Seven years of it.
That's what it takes to get rid of invasive plants.
A group of volunteers will work on that timeline on Saturday, May 7, when they pull up and cut down multiflora rose, honeysuckle, and other invasive species along the streambank at Rising Sun's Triangle Park.
"They have been there for the memorable past," he said of the invasive plant species. "What's there has been there for years."
The volunteers will be replacing the invasive plants with ones that are native to the area, said Rosetti, who coordinates Octoraro Watershed Association projects at the park.
"We will be putting in redbud, elderberry, and other native species," Rosetti said. The plants have been donated by the Octoraro Native Plant Nursery.
Native plants are more attractive. They also offer better support to wildlife native to the area. "They are better for the native species of birds and bugs," Rosetti said. "They provide the food needed for the habitat."
The volunteers will also be checking on how well last year's plantings made it through the winter.
The May 7 work will be the most recent in a series of projects at the park and adjacent areas along Stone Run the OWA has done since 2012. Although small groups of volunteers have been working in the area recently, the last big project was in August, 2015.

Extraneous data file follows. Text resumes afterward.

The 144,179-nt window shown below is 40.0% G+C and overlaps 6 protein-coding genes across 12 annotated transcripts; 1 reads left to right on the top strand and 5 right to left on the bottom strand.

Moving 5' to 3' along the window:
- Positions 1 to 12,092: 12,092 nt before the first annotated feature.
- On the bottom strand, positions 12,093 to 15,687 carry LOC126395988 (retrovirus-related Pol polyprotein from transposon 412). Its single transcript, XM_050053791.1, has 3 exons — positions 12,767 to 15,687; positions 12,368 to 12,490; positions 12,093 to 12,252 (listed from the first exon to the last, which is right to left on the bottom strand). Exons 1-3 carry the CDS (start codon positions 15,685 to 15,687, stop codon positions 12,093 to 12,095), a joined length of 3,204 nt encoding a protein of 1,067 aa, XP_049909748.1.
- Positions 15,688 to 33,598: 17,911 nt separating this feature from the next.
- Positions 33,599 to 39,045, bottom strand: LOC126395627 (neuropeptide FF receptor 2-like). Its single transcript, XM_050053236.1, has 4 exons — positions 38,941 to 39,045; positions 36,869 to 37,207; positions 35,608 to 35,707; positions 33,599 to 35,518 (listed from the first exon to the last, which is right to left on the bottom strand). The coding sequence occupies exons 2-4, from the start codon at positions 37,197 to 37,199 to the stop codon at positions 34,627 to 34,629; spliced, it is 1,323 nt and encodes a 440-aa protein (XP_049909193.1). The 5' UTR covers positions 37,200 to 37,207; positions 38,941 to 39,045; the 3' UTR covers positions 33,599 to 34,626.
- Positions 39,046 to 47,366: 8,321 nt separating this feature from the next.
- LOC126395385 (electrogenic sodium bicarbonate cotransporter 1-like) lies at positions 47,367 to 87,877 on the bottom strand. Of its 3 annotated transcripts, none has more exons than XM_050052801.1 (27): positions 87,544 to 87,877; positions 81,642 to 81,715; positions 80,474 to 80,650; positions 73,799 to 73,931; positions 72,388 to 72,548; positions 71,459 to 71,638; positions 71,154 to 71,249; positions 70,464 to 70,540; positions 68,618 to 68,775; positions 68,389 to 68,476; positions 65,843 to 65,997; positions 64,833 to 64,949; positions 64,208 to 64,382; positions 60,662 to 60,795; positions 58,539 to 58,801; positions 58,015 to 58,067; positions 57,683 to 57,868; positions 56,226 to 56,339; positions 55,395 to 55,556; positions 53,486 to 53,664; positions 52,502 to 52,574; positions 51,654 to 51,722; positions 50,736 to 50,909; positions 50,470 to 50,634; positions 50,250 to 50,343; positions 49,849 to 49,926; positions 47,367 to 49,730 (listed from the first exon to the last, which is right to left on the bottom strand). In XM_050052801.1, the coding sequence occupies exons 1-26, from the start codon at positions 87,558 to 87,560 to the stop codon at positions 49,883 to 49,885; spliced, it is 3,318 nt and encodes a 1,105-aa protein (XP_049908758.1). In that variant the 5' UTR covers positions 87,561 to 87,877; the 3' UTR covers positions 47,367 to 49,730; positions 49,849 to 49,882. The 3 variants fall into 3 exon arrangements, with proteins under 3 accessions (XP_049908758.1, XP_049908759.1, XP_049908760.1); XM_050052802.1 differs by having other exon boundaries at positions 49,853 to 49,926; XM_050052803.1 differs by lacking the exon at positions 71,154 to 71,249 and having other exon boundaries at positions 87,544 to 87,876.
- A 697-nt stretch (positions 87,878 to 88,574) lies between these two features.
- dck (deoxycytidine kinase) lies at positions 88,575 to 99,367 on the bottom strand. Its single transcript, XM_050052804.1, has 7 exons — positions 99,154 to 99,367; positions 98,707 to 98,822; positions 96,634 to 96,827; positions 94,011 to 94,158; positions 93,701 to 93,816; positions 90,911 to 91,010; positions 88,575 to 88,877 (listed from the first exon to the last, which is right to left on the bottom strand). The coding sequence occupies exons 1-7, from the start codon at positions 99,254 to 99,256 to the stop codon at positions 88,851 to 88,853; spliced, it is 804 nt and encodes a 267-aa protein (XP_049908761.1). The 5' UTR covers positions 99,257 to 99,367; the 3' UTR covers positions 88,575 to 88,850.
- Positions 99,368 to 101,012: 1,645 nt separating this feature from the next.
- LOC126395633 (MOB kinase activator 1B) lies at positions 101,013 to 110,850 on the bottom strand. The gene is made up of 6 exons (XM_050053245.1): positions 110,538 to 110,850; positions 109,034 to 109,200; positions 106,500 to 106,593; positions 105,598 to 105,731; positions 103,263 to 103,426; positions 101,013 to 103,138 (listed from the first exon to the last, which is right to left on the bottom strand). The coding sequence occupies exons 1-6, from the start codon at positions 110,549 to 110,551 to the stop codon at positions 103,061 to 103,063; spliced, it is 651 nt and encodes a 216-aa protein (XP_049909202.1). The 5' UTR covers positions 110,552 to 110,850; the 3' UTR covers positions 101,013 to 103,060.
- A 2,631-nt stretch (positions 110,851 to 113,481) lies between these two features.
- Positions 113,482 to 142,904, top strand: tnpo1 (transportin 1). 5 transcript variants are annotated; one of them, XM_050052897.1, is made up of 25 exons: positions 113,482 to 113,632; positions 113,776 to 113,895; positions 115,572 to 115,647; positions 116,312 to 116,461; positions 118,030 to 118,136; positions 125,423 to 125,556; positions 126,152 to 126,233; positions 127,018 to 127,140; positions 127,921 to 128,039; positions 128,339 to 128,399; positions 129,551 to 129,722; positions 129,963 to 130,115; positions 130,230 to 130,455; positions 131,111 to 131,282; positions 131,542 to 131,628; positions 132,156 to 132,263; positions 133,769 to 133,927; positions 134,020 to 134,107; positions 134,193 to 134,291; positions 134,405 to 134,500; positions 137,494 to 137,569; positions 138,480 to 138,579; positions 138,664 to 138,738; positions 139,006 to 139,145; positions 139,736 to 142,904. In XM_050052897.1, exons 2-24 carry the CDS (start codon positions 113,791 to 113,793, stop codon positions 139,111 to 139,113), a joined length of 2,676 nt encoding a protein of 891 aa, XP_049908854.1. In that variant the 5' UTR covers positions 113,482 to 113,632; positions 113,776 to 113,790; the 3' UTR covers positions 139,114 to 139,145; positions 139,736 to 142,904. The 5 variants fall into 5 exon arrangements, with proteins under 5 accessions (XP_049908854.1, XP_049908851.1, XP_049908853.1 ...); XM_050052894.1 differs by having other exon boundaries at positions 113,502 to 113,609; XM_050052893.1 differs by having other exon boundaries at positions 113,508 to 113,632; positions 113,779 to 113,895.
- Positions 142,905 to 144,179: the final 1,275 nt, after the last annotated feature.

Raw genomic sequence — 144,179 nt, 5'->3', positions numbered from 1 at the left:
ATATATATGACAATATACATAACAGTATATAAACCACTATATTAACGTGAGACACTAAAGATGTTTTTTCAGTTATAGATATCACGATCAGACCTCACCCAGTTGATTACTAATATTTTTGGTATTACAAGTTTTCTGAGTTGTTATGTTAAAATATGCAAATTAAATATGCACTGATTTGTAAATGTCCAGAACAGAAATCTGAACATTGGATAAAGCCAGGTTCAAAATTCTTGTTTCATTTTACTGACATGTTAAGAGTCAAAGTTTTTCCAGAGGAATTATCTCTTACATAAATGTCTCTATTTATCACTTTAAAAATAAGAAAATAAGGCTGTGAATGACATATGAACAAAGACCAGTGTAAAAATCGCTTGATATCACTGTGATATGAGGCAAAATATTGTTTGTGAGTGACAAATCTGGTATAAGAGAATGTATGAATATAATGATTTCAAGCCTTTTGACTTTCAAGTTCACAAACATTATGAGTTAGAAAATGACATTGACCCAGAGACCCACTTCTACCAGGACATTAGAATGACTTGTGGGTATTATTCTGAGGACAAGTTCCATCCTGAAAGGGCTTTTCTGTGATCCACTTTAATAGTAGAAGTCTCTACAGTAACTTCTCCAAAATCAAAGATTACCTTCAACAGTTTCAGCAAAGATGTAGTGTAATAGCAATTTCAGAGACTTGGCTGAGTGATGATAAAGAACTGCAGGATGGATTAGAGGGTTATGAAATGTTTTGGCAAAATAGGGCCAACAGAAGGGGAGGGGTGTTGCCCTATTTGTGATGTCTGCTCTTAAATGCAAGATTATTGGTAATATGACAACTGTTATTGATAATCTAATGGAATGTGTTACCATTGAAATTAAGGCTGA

"This will be the first big work project this year [at the park]," Rosetti said. "We're going to be doing an area we haven't touched yet, right along the stream buffer."
Getting underway is the most difficult part of the job. "Once a crew of people starts, it goes remarkably fast," Rosetti said. "We had a group of ninth graders from Rising Sun High School earlier and it's amazing how much they got done in two hours."
A group of students from West Nottingham Academy will be helping with this weekend's project. Those students have helped with the OWA's cleanups this year.
"We can always use more volunteers," Rosetti said.
Anyone willing to help on Saturday, May 7, should meet Rosetti at Triangle Park, Walnut St., Rising Sun, at 9 a.m.
Tools will be provided, as will gloves. "If you have loppers or other tools, it would be great if you can bring them," Rosetti said. "Volunteers should wear long-sleeve shirts and trousers. They won't be getting into the stream, but good shoes or boots are needed. Flip-flops are not what we need."
The project was originally scheduled for April 9, but was postponed when it snowed that day.